With the idea of teaching concepts, I agree to a certain extent. I am of the philosophy that the biggest enemy of progress for beginners is confusion, so it’s better to give a simple technique from every position with a brief explanation of the concept behind it at first. People tend to go over board with the conceptual stuff a lot and that can be very abstract for new students to absorb.

KB: That’s the thing. I believe that the techniques that form the certain core you speak of is completely arbitrary.

For example, what is the fundamental difference between a cross choke from guard and x guard sweep? Both techniques can be used as development tools. Both techniques have many levels of depth, and no situation on the street or in a tournament will start in those positions.

What I’m rejecting here is not the idea that certain techniques can be used as a foundational base to teach Jiu-jitsu. What I reject is the idea that those foundational techniques have already been set in stone.


JV: Gotcha, to a certain extent, I think some of the techniques are arbitrary. I think certain positions are not arbitrary though. I would place learning closed guard before x guard in a curriculum for sure, but whether you teach a guillotine, a kimura or an x choke as attacks from the closed guard might be closer to arbitrary, but I would still stay close to that group of techniques.

The difference between the x choke and the x guard is that the x choke from the guard is predicated on movements that aren’t too far removed from familiar movement patterns that people have used or seen in some form in their own lives outside of the world of jiujitsu. I would teach an x choke from the guard to beginners much much more often than an x guard sweep because the closed guard isn’t too hard for new students to grasp, nor is it too hard to figure out how one might get there.

You get knocked down, you wrap your legs around the opponent. The legs don’t require any gymnastic feats to be able to cross your ankles behind someones back. Just cross and hold on tight. The x choke would lend itself well to beginners because it doesn’t risk anything positionally, so a beginner can try it pretty early on in sparring a whole bunch of times and if they fail, they can try again because you don’t open up much and in failing, you don’t expose yourself to a counter attack or a pass (the same way that an arm bar from the guard or a triangle from the guard will).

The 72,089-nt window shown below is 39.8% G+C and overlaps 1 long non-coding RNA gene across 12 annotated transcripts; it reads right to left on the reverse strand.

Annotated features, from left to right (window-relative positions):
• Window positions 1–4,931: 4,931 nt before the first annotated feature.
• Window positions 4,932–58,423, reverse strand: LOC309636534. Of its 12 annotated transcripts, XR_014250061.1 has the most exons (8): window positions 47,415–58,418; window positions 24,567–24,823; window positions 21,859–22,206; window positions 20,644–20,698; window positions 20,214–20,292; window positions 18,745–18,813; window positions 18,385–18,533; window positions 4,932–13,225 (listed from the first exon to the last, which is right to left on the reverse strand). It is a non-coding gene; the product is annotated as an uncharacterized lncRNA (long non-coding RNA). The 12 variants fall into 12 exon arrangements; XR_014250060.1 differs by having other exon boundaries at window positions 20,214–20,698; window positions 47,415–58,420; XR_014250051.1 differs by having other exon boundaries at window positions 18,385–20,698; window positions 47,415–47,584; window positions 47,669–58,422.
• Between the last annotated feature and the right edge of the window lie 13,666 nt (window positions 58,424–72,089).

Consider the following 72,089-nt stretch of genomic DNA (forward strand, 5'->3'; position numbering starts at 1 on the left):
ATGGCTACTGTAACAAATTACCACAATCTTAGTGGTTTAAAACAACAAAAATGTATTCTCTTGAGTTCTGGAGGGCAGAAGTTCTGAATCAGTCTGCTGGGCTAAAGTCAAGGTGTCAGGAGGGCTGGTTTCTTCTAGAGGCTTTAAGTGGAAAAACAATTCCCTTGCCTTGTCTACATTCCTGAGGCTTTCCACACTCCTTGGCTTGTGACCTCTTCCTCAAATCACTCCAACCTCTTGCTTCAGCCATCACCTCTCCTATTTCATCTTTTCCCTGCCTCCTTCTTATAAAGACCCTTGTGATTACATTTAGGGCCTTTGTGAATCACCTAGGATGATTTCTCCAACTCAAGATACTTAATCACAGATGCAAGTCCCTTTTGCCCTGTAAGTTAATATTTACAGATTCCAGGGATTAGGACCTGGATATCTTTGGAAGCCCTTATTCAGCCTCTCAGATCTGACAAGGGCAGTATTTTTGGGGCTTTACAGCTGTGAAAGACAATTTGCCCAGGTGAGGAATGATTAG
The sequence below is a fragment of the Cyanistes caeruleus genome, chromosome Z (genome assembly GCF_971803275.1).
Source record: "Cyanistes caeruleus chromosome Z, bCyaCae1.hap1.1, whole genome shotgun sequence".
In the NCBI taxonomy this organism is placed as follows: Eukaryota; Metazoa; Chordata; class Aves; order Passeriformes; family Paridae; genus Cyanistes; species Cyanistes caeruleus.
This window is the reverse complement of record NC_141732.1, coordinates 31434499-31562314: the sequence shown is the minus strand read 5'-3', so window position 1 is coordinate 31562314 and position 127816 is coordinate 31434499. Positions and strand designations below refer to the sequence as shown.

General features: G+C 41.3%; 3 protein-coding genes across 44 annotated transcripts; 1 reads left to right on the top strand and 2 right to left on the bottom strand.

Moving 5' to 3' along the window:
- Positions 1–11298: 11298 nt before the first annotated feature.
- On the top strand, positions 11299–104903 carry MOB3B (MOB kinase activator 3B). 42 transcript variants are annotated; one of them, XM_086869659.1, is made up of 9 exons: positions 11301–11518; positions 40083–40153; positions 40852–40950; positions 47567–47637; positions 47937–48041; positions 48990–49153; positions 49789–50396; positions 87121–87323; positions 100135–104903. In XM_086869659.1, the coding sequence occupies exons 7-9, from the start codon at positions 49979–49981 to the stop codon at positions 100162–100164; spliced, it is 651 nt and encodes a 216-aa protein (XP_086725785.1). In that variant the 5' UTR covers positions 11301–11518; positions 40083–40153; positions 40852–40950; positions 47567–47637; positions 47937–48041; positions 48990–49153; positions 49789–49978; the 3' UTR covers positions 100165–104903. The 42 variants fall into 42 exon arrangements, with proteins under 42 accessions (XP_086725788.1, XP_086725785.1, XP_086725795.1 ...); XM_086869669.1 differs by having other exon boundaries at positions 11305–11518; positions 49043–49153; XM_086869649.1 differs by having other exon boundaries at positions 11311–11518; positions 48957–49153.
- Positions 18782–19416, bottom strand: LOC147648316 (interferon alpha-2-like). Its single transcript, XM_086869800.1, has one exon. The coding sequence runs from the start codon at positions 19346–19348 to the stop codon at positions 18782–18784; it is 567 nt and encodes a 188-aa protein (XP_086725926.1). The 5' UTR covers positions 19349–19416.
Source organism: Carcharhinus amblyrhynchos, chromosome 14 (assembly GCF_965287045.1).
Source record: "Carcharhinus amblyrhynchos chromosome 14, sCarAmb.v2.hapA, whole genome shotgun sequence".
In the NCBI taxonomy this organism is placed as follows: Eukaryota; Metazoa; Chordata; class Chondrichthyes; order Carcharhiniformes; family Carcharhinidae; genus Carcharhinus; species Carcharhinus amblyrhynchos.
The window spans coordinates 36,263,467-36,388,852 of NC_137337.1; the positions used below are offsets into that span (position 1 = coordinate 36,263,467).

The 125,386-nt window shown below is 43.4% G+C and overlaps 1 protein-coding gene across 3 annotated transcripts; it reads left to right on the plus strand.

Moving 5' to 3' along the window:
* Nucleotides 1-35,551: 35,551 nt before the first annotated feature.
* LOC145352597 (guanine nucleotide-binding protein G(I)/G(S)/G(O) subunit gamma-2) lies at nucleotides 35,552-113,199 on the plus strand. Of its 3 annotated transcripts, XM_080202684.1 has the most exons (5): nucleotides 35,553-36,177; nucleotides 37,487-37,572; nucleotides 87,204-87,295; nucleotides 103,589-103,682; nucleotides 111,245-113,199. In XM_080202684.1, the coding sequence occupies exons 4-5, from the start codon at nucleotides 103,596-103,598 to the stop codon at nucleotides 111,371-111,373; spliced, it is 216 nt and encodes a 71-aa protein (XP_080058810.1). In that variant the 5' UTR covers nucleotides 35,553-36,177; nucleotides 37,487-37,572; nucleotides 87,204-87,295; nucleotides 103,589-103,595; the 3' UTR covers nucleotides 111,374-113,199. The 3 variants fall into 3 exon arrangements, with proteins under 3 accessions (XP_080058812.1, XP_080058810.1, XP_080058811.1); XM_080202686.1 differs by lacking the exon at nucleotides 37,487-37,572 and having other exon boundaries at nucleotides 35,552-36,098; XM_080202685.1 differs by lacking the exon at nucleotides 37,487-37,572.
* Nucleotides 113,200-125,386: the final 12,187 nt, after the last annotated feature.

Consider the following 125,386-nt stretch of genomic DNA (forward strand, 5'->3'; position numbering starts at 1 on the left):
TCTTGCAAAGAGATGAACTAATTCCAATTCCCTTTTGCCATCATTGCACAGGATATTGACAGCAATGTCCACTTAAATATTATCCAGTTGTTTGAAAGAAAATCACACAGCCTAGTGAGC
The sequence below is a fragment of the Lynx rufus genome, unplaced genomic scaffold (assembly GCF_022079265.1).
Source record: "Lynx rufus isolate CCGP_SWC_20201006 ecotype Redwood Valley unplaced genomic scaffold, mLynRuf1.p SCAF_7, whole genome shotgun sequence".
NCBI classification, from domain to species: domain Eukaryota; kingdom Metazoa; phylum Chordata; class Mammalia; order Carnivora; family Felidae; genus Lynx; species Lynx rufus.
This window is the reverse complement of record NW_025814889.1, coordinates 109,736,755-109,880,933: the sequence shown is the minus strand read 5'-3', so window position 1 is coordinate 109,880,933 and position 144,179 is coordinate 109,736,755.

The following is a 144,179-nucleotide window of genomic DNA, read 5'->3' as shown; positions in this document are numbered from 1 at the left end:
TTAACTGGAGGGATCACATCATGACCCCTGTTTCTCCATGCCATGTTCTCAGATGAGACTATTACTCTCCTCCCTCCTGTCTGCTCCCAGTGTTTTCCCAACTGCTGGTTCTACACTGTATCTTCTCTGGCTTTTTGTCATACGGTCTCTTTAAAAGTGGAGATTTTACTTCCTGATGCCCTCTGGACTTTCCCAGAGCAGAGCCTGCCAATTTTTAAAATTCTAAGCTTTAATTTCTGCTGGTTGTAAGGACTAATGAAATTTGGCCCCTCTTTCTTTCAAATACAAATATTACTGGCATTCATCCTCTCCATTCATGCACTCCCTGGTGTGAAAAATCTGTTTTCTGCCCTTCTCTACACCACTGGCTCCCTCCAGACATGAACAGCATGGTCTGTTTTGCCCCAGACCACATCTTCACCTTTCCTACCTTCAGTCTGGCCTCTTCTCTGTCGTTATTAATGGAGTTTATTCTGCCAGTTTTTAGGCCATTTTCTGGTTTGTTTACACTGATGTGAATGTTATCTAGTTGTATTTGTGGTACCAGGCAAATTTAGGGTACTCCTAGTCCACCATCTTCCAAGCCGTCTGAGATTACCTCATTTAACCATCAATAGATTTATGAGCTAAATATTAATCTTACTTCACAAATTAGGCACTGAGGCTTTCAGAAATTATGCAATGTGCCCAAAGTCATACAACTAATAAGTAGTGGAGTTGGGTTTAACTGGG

It’s fairly simple to get the gist of on a coarse level and not confusing to try. The counters are fairly simple at all levels, so it’s easy to track what happens in that game. The x guard is not a position that is familiar to beginners in any way. It doesn’t look like anything they have seen in a fight and it doesn’t look like anything they have ever used in any other grappling/ fighting/wrestling/tousling around as kids kind of situation. It is not a natural movement pattern. It’s not easy to relate to. It also requires a back ground in half guard, x guard or some other unfamiliar positions in order to get to the x guard in the first place. It requires more skillful foot and leg work than most beginners are capable of (it takes time to “educate” the legs for a lot of people) and it requires unfamiliar usage of the arms and legs to control another person.

I guess what I’m getting at is that I believe that the techniques that beginners should learn are ones that are closest to natural movement patterns. Covering your face and clinching when someone is hitting your. Under hooking and doing trips, or doing tackles/double legs rather than learning complex gripping patterns that lead into nuanced throws.

If someone knocks you down on the ground, wrap your legs around them rather than trying to manipulate their body into such a position that you can hook both legs perfectly on the insides of their thigh while controlling their opposite leg with your arm, keeping them stretched out, etc…Gross motor movements before finer ones. Stuff that people can try right away in sparring under the adrenaline and stress that beginners usually experience.